Q: Do you think programs such as these are fulfilling a potential skills shortage for the network operators caused by rapidly changing tech/infrastructure?

A: “We run training programmes to fulfil skills in traditional engineering skills and also to enable relevant employees to train in new techniques as they become available. Both are required to ensure we can keep the lights on in the future at lowest cost to our customers.

“Our workforce of engineers oversee any new technology we are putting on the system, such as Active Network Management. Whilst working with their teams on site, our craft apprentices, training as jointers, fitters and linespeople, support the installation of new technology. We are running a number of world leading technology trials and deployments such as Active Response or Powerful CB.”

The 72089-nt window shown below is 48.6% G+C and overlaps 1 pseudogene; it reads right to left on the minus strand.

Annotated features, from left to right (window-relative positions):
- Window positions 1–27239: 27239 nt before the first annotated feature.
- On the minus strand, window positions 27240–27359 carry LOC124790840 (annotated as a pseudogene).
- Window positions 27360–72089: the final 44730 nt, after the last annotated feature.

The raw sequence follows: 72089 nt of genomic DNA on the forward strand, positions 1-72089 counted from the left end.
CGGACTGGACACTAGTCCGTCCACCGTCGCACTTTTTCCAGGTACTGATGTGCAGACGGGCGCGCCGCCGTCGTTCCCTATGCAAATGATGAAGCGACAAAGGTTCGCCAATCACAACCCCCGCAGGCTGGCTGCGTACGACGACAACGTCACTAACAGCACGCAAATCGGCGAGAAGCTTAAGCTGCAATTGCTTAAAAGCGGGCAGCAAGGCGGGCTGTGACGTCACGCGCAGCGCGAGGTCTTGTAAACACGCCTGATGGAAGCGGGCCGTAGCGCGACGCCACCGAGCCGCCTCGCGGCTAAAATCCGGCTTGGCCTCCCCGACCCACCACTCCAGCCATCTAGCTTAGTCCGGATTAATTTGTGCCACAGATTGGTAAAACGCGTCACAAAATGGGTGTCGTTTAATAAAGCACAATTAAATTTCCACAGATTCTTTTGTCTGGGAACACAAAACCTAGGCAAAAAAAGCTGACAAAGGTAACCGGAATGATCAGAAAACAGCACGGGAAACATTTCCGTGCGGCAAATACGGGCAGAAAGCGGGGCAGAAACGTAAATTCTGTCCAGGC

Q: How are the apprentice programmes developed? Who in conjunction with?

A: “Our apprenticeship programme was developed to meet the company’s needs and meet the new Apprenticeship Standards. We continually develop the programme with key stakeholders within our business.

“We ensure our training programme enables them to pass Apprenticeship Standards approved by the industry, with EU Skills and EUIAS (independent end-point assessment provider), to ensure competency across the industry. The standards are approved by the Institute for Apprenticeships.”


Q: What are the different kinds of programme offered?

A: “Our network delivers electricity across London, the South East and East of England via underground cables and overhead lines that connect to everyone’s homes and business. As such our employees go everywhere too! The majority of the work for jointers and overhead lines people is outside, working on our network but we have other roles too.